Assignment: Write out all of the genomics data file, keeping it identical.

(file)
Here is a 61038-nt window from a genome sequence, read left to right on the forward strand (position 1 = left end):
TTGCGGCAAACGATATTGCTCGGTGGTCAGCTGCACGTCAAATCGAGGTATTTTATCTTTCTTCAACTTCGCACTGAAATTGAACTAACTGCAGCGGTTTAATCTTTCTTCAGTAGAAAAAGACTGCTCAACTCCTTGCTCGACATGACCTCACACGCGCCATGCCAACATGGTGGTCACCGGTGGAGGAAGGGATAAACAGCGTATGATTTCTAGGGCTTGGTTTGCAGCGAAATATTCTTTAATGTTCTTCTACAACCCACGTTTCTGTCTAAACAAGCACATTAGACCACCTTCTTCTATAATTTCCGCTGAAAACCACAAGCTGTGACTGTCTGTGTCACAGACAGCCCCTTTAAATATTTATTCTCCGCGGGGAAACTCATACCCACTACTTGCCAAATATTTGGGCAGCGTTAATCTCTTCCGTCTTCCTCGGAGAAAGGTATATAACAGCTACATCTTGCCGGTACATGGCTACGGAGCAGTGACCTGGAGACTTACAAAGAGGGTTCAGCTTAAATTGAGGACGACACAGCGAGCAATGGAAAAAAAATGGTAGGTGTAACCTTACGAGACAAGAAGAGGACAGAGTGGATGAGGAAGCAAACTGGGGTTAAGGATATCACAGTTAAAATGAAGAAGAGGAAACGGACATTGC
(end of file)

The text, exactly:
Here is a 61038-nt window from a genome sequence, read left to right on the forward strand (position 1 = left end):
TTGCGGCAAACGATATTGCTCGGTGGTCAGCTGCACGTCAAATCGAGGTATTTTATCTTTCTTCAACTTCGCACTGAAATTGAACTAACTGCAGCGGTTTAATCTTTCTTCAGTAGAAAAAGACTGCTCAACTCCTTGCTCGACATGACCTCACACGCGCCATGCCAACATGGTGGTCACCGGTGGAGGAAGGGATAAACAGCGTATGATTTCTAGGGCTTGGTTTGCAGCGAAATATTCTTTAATGTTCTTCTACAACCCACGTTTCTGTCTAAACAAGCACATTAGACCACCTTCTTCTATAATTTCCGCTGAAAACCACAAGCTGTGACTGTCTGTGTCACAGACAGCCCCTTTAAATATTTATTCTCCGCGGGGAAACTCATACCCACTACTTGCCAAATATTTGGGCAGCGTTAATCTCTTCCGTCTTCCTCGGAGAAAGGTATATAACAGCTACATCTTGCCGGTACATGGCTACGGAGCAGTGACCTGGAGACTTACAAAGAGGGTTCAGCTTAAATTGAGGACGACACAGCGAGCAATGGAAAAAAAATGGTAGGTGTAACCTTACGAGACAAGAAGAGGACAGAGTGGATGAGGAAGCAAACTGGGGTTAAGGATATCACAGTTAAAATGAAGAAGAGGAAACGGACATTGC